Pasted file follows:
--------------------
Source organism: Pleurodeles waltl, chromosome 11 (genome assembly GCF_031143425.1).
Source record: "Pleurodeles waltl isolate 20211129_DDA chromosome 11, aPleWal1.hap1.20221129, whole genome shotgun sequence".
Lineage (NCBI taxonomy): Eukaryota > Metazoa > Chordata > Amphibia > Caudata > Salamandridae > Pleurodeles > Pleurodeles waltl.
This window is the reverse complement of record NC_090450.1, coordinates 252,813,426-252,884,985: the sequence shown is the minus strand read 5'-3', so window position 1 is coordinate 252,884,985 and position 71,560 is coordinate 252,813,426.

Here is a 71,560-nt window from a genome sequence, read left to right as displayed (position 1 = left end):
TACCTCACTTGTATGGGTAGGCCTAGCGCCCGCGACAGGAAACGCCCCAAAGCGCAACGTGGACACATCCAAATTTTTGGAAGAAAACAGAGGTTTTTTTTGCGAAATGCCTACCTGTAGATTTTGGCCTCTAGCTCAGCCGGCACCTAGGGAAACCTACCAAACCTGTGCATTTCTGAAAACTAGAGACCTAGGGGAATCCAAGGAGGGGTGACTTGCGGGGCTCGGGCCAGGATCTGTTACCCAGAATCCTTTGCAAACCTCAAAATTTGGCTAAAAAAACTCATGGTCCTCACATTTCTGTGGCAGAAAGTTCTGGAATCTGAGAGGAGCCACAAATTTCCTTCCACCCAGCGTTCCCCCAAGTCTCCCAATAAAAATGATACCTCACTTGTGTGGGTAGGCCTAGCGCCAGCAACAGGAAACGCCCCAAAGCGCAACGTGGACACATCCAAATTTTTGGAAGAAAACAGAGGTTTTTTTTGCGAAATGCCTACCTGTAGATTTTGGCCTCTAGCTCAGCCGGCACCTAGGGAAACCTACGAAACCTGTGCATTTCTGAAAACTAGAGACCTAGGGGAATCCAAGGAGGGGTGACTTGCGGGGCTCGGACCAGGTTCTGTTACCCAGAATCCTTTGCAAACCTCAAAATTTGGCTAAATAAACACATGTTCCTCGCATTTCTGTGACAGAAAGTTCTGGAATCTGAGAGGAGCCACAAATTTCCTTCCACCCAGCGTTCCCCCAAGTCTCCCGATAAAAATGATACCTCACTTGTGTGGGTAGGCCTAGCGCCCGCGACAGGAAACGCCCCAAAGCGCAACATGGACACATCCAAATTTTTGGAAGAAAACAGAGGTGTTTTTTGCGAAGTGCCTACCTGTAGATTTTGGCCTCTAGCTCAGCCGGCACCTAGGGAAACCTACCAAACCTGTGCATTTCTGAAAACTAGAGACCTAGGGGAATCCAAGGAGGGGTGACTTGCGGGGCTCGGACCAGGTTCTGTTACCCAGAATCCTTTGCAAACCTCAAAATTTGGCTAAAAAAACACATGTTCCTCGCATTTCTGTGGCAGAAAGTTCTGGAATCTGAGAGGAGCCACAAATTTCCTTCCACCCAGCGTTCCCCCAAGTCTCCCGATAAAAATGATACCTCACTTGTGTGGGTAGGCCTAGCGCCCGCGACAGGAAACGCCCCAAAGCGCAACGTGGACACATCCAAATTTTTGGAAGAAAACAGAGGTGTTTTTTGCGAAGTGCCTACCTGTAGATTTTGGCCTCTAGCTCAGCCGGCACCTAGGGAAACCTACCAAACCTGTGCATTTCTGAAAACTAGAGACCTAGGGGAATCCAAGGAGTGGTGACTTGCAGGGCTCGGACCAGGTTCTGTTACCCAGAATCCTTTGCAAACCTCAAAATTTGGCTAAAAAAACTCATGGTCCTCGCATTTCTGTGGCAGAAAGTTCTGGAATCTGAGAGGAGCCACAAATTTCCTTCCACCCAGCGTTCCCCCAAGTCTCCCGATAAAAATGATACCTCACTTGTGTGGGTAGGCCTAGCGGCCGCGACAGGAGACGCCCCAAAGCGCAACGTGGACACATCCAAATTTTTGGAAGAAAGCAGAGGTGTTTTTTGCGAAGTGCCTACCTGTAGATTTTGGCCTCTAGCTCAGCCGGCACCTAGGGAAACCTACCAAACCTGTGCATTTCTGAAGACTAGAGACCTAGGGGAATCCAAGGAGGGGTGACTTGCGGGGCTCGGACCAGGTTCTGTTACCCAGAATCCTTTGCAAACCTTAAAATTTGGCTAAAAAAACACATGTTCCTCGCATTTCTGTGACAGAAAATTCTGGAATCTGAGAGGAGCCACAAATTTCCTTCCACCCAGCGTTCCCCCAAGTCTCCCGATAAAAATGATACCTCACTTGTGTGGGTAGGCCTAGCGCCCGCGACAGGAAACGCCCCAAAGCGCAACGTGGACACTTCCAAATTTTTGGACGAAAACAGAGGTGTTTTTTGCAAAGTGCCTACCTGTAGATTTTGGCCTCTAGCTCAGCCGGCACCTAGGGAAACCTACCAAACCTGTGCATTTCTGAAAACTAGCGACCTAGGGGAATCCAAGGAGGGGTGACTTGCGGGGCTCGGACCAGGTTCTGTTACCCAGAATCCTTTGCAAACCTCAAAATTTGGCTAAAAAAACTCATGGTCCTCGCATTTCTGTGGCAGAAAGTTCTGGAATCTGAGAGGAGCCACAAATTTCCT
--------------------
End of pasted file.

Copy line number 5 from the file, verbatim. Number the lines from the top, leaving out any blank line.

Here is a 71,560-nt window from a genome sequence, read left to right as displayed (position 1 = left end):